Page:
|Volume 6, No 1, Spring 1996|
Illustrations by Zafar Abbas Malik
Totem Books, New York, 1994
176 pages, USD$9.95
This is a book written for the non-Muslims, but it has a lot to offer for the Muslim reader as well. I pleasantly noted that the cover of the book had the proper salutation in Arabic next to the Prophet's name. And the Muslim readers are reminded in the first page that the peace and belessings must be invoked every time the name of the Prophet appears. This respect and love for the subject matter is apparent throughout the book.
Of the 176 pages only the first 28 are actually about the historical life of the Prophet. The rest deals with Islam and Muslims from the beginnings to the present. In contrast to the more traditional historical narratives that boil down to the histories of the Muslim states, this book focuses on the culture and civilization that Muslims shaped and lived in. The reader is introduced to the Islamic terminology, such as sharia, jihad, fiqh, sunna, etc. There is a four page treatment of the difference between the shia and the sunni.
Bulk of the book deals with the intellectual accomplishments of Muslims. Diverse subjects, such as city planning, book manufacturing and trading, astronomy and anatomy are discussed. There are many personalities that show up in these sections. Some of them are familiar to those of us who grew up in Muslim societies, but there are some that are not that well known. For example, after reading about al-Nadim's bookshop in the 10th (C.E.) century Baghdad, I was very happy to find an English translation of his al-Fihrist in a California bookstore. Did you know that there were hundreds of bookstores in Baghdad alone at that time? And the traditional bookshop was more like the bookstore-cafés that are becoming popular now? For the interested reader there is a bibliography at the end for further and more detailed reading.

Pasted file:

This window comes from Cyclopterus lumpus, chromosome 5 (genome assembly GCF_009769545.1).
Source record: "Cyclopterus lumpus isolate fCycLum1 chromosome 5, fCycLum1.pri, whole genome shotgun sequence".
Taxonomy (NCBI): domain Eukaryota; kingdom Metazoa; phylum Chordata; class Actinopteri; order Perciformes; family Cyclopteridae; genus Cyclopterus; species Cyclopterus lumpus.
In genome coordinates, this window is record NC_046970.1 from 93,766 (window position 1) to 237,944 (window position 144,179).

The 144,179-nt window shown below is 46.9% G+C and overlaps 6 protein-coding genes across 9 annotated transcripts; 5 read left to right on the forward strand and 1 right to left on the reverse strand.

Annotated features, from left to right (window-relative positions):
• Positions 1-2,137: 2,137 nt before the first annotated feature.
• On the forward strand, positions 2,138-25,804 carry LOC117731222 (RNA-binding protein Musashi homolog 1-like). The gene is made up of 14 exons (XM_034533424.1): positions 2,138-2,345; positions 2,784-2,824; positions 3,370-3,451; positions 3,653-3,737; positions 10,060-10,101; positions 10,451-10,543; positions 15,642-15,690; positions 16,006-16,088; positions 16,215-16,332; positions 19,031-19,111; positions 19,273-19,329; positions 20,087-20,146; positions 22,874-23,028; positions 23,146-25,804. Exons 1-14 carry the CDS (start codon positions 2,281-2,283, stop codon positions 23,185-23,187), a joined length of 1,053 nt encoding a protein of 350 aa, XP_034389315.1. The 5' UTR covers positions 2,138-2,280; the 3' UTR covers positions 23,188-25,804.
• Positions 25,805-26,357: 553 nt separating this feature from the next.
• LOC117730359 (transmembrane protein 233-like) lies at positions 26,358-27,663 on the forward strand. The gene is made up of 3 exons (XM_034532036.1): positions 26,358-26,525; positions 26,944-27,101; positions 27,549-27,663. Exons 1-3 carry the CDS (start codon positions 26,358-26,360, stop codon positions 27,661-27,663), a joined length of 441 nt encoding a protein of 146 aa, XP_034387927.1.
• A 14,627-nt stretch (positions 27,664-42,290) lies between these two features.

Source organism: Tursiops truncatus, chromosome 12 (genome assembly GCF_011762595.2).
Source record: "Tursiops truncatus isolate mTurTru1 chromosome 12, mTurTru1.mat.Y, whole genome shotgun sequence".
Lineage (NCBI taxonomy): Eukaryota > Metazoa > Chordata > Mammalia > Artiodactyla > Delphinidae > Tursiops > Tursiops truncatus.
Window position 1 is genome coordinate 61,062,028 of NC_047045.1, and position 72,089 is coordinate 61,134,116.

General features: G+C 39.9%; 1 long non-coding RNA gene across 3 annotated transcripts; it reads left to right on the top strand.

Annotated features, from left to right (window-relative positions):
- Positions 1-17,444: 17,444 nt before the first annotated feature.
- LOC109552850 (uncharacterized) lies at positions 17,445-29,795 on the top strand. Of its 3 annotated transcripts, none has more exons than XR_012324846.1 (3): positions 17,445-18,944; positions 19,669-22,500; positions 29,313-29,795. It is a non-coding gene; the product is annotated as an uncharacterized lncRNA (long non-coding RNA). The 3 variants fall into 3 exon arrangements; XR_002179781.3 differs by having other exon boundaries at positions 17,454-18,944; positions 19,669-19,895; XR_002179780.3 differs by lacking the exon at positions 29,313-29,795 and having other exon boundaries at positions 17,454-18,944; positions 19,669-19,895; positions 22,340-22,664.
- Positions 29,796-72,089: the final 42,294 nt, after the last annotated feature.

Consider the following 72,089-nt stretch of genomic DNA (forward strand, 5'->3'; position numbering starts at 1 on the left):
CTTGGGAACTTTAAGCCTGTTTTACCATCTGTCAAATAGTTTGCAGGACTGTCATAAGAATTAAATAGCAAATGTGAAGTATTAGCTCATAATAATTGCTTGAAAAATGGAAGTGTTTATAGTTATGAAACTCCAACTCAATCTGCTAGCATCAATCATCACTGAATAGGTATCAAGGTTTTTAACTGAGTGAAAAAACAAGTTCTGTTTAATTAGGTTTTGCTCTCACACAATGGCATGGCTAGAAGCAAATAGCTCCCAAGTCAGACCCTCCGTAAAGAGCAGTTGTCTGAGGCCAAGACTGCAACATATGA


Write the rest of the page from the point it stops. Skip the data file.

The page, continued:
The last one fourth of the book deals with the colonial experience of the Muslim societies and the history of orientalism. The various responses to the challenge and colonial assault of the West are covered: reformist movements, nationalism, "fundamentalism". The authors are critical of not only the modernist and secularists but of the so-called Islamic states as well.
The book does not shy away from taking positions on various issues that occupy the Muslims today, but it never claims that there are simple answers. In general it has an optimistic outlook.
This book would be a good suggestion or a gift for a non-Muslim or a non-religious friend. But you may have to do your own extensive reading to answer their questions once they read the book.